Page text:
It is well known that obesity places you at risk of developing problems from such things as diabetes, sleep apnea, cardiovascular disease, stroke and arthritis, but it is now being suggested that asthma should also be added to this list.
As the problem of obesity has grown alarmingly in recent years, with about 65 percent of the US population now being classed as either overweight or obese, so too has the problem of asthma. Asthma, which results in recurrent wheezing, coughing and hypersensitivity to allergies, affects about 20 million Americans, including a staggering 9 million children.
So could the growing problem of asthma be linked to the rise in obesity?
In a recent study, which looked at the records of more than 330,000 patients in the US, Canada and Europe, it was found that as an individual's body mass index (BMI) passed 25 (the threshold for being overweight) so his or her chances of developing asthma increased by 50 percent. The study also found that as weight continued to increase so too did the risk of developing asthma.
The study also showed that this risk seemed to be equally distributed between both men and women and that there was no foundation for the previously held belief that there might be a connection between obesity and asthma in women but not in men.
Now if you are overweight and are experiencing breathing problems you should not immediately leap to the conclusion that you have asthma. Breathing problems can arise with increasing weight as your lung volume is effectively reduced, your chest wall is restricted or indeed for a variety of other reasons. However, if you are experiencing problems you should of course have these checked out by your doctor and should not be surprised if this does indeed turn out to be asthma.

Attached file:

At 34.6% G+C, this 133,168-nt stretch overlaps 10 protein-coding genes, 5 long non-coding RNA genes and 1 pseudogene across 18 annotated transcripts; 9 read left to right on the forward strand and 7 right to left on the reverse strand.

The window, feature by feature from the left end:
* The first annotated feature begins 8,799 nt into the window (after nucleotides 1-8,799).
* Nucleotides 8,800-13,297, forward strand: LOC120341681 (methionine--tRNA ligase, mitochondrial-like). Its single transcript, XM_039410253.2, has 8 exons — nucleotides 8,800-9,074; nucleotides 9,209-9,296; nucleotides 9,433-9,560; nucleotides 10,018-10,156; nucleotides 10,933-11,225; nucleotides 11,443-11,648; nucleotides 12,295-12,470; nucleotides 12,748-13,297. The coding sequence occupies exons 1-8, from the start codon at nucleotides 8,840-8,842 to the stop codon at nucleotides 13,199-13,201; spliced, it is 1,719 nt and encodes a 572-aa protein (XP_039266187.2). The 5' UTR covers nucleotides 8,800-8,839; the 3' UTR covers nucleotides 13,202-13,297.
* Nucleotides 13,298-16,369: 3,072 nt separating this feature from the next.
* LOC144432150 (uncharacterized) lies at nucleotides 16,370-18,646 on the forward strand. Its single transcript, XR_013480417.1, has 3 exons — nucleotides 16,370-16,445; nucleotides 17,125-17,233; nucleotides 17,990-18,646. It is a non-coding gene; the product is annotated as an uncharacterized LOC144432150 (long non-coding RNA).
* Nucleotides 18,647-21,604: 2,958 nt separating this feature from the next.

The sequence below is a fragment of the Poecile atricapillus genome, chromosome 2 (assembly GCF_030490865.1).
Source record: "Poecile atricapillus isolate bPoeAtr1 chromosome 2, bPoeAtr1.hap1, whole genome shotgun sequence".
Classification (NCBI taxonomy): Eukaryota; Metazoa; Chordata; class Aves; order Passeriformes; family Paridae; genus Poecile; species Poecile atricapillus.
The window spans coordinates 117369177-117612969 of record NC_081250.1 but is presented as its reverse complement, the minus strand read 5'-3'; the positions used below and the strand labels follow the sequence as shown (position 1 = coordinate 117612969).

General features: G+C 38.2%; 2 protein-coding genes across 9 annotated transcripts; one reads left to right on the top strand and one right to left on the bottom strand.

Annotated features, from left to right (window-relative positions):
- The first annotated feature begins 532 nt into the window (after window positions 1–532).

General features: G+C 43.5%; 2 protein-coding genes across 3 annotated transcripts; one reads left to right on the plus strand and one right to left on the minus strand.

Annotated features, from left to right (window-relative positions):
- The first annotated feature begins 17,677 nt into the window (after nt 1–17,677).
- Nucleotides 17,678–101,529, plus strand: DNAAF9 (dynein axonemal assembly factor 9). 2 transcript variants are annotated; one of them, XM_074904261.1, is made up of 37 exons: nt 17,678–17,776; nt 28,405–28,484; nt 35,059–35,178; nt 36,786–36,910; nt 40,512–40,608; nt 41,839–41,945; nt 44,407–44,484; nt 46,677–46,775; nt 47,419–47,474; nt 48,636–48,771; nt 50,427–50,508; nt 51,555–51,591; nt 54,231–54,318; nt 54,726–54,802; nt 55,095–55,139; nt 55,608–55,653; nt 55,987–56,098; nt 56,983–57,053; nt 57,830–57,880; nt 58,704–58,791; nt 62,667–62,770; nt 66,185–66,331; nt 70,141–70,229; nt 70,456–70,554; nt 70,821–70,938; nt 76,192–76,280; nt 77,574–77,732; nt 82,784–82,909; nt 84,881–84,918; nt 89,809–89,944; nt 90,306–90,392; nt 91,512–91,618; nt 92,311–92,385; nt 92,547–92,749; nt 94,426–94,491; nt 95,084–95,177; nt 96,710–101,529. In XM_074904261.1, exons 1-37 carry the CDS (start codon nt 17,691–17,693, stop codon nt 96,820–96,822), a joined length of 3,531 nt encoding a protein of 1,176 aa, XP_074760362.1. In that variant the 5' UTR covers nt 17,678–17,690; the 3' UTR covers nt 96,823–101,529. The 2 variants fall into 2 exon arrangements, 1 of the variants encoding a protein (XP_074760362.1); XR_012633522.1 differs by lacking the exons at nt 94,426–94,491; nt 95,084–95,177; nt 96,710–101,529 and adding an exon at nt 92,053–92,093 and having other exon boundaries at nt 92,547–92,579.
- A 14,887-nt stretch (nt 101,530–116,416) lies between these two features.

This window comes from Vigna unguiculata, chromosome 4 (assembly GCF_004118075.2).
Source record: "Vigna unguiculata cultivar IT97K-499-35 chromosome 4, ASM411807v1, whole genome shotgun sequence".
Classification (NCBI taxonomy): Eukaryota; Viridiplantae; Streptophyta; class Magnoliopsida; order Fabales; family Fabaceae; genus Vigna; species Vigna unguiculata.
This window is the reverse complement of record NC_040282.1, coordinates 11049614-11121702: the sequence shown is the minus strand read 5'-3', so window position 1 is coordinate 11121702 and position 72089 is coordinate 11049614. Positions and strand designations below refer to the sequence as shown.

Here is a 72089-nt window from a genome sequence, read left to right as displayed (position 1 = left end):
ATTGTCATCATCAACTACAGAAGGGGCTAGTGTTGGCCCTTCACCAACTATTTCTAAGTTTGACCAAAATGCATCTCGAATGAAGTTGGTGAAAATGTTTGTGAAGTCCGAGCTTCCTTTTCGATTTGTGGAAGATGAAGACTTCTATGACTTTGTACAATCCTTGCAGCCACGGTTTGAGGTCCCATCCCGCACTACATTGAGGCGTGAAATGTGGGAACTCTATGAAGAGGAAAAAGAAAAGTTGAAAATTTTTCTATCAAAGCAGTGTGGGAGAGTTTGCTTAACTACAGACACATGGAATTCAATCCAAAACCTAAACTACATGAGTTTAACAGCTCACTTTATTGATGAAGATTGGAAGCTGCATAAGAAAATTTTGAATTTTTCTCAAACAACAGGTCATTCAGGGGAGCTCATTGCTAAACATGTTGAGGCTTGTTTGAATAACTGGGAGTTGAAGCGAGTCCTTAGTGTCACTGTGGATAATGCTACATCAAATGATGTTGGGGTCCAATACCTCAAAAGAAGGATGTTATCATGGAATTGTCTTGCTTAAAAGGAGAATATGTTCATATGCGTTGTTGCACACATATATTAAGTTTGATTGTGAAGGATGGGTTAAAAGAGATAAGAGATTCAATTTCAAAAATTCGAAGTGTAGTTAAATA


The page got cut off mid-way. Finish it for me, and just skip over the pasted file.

Asthma is a chronic and incurable, but normally controllable, condition which produces an inflammation and narrowing of the airways leading to and from the lungs. What is not clear at this stage however is whether being overweight can actually cause asthma. Further research will be required but the best guess at the moment is that a substantial proportion of the population is in fact suffering from mild and undiagnosed asthma and that an increase in weight aggravates the condition and turns a mild case of asthma into severe asthma.
One the other side of coin the good news is that losing weigh could potentially reduce the problem significantly.
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